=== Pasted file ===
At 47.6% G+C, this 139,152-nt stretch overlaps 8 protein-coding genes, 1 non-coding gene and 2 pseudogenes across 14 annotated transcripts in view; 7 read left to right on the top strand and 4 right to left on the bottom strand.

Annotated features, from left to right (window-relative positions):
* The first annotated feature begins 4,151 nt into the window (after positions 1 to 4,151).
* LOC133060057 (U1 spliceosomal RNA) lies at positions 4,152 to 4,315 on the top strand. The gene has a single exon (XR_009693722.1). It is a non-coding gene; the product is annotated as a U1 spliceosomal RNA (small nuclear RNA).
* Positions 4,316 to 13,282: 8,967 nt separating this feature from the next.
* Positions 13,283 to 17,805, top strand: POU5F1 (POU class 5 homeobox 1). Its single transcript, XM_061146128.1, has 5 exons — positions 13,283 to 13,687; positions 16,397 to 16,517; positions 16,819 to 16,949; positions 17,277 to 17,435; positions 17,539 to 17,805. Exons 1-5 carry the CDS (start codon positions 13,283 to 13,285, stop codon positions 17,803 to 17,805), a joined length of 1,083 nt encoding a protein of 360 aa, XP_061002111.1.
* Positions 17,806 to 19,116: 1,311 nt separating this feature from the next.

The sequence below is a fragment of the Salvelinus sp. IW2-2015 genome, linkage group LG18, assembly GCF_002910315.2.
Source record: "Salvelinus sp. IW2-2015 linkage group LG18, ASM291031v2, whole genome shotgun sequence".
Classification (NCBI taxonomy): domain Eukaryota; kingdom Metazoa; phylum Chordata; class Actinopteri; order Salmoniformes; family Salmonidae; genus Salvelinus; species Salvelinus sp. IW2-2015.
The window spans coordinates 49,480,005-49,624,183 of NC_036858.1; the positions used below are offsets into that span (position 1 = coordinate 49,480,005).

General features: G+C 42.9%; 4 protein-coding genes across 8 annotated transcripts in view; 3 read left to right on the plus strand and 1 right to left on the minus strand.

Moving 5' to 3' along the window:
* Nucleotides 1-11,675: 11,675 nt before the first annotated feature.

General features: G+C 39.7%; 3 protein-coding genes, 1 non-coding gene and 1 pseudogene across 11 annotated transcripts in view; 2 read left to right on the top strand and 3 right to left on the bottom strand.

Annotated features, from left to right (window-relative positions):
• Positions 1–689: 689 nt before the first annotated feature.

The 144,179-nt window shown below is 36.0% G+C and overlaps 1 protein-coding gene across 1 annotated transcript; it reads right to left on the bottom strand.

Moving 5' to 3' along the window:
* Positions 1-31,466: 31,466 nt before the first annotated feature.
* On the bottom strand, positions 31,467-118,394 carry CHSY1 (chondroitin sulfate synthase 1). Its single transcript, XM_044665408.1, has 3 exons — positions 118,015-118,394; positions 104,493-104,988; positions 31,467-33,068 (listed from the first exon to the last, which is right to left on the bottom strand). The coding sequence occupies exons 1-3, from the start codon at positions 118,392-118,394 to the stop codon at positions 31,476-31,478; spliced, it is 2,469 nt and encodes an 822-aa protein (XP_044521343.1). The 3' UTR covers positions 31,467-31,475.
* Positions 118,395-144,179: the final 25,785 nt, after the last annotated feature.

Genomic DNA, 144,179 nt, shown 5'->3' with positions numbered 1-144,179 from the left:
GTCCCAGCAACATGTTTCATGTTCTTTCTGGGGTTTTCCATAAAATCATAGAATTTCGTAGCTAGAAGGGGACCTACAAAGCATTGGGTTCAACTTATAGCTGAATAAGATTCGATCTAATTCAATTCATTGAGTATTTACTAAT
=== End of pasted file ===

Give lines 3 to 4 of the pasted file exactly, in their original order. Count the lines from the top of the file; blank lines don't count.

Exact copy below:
* The first annotated feature begins 4,151 nt into the window (after positions 1 to 4,151).
* LOC133060057 (U1 spliceosomal RNA) lies at positions 4,152 to 4,315 on the top strand. The gene has a single exon (XR_009693722.1). It is a non-coding gene; the product is annotated as a U1 spliceosomal RNA (small nuclear RNA).